Crohn's disease: Increased mortality 10 years after diagnosis in a Europe-wide population based cohort

Maastricht University, Maestricht, Limburg, Netherlands
Gut (Impact Factor: 14.66). 05/2006; 55(4):510-8. DOI: 10.1136/gut.2005.072793
Source: PubMed


No previous correlation between phenotype at diagnosis of Crohn's disease (CD) and mortality has been performed. We assessed the predictive value of phenotype at diagnosis on overall and disease related mortality in a European cohort of CD patients.
Overall and disease related mortality were recorded 10 years after diagnosis in a prospectively assembled, uniformly diagnosed European population based inception cohort of 380 CD patients diagnosed between 1991 and 1993. Standardised mortality ratios (SMRs) were calculated for geographic and phenotypic subgroups at diagnosis.
Thirty seven deaths were observed in the entire cohort whereas 21.5 deaths were expected (SMR 1.85 (95% CI 1.30-2.55)). Mortality risk was significantly increased in both females (SMR 1.93 (95% CI 1.10-3.14)) and males (SMR 1.79 (95% CI 1.11-2.73)). Patients from northern European centres had a significant overall increased mortality risk (SMR 2.04 (95% CI 1.32-3.01)) whereas a tendency towards increased overall mortality risk was also observed in the south (SMR 1.55 (95% CI 0.80-2.70)). Mortality risk was increased in patients with colonic disease location and with inflammatory disease behaviour at diagnosis. Mortality risk was also increased in the age group above 40 years at diagnosis for both total and CD related causes. Excess mortality was mainly due to gastrointestinal causes that were related to CD.
This European multinational population based study revealed an increased overall mortality risk in CD patients 10 years after diagnosis, and age above 40 years at diagnosis was found to be the sole factor associated with increased mortality risk.

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Available from: Leo J Schouten, Oct 10, 2015
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    • "Következésképp az előnyök és kockázatok gondos mérlegelésével, egyedi elbírálást követően kell megválasztanunk a kezelési stratégiát. Több vizsgálat is a Crohn-betegek mortalitásának emelkedéséről számol be az átlagpopulációhoz képest [17] [18]. Azonban egy közelmúltban megjelent közleményben a gyermekkorban induló IBD-ben szenvedő betegek halálozási arányát nem találták magasabbnak az átlagpopulációhoz képest az átlagos 11 éves utánkövetés alatt. "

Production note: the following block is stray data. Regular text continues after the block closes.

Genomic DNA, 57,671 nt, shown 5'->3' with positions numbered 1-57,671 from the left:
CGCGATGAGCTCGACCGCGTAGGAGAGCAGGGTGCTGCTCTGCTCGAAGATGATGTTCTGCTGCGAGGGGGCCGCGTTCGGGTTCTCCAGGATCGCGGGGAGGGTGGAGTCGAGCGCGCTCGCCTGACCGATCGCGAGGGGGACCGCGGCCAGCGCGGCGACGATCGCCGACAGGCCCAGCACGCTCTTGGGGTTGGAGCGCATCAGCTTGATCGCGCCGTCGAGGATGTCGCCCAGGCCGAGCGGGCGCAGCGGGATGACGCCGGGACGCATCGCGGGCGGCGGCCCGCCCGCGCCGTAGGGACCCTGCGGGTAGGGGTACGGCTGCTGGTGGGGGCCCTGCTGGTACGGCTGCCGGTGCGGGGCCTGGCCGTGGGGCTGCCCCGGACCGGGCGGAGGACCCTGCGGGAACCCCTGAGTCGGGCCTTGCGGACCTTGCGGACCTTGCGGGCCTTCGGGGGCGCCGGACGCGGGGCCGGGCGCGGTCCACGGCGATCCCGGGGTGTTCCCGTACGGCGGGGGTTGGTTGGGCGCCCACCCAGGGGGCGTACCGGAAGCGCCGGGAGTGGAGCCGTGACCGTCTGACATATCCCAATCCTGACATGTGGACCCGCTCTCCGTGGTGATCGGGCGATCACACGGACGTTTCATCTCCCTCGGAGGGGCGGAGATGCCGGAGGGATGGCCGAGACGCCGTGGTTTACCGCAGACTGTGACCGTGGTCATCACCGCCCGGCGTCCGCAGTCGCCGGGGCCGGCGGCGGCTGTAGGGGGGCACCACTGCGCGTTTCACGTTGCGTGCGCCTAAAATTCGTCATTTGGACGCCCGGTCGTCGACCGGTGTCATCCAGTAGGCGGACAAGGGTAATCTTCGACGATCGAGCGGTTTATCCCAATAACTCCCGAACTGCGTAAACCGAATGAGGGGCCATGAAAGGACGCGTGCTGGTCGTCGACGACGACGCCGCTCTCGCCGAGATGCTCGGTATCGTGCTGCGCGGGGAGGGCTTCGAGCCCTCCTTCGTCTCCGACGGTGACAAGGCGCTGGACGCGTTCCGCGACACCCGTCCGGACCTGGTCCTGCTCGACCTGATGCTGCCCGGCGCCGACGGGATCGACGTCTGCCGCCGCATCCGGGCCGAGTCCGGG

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    Orvosi Hetilap 05/2014; 155(20):789-92. DOI:10.1556/OH.2014.29892
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    • "In a European multinational population-based study, Wolters et al. revealed an increased mortality risk in CD patients 10 years after diagnosis. Age over 40 years at diagnosis was the sole factor associated with increased mortality risk [4]. Although cellular and biological methods have greatly improved our understanding of the pathogenesis of CD [5]–[8], no single distinct mechanism can explain all aspects of this disease. "
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    ABSTRACT: Incidences of Crohn disease (CD) have increased significantly in the last decade. Immunoproteomics are a promising method to identify biomarkers of different diseases. In the present study, we used immunoproteomics to study proteins of intestinal mucosal lesions and neighboring normal intestinal mucosa of 8 CD patients. Reactive proteins were validated by Western blotting. Approximately 50 protein spots localized in the 4 to 7 pI range were detected on two-dimensional electrophoresis gels, and 6 differentially expressed protein spots between 10 and 100 kDa were identified. Reactive proteins were identified as prohibitin, calreticulin, apolipoprotein A-I, intelectin-1, protein disulfide isomerase, and glutathione s-transferase Pi. Western blotting was conducted on the intestinal mucosa of another 4 CD patients to validate the reactive proteins. We found that intestinal mucosal lesions had high levels of prohibitin expression. Glutathione s-transferase expression was detected in 100% of the intestinal mucosa examined. Thus, we report 6 autoantigens of CD, including 3 new and 3 previously reported autoantigens. Intelectin-1, protein disulfide isomerase, and glutathione-s-transferases may be used as biomarkers for CD pathogenesis.
    PLoS ONE 12/2013; 8(12):e81662. DOI:10.1371/journal.pone.0081662 · 3.23 Impact Factor
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    • "In general, the disease course of UC is more severe in elderly patients and mortality in hospitalized patients, both with UC and CD, is estimated to be 3–5 times higher than in age subgroups <65 years [4]. In UC, age at diagnosis is not associated with increased mortality, whereas in CD, there is a slight increase in the risk of mortality in older patients (>55 years) with long-standing disease [20]. "
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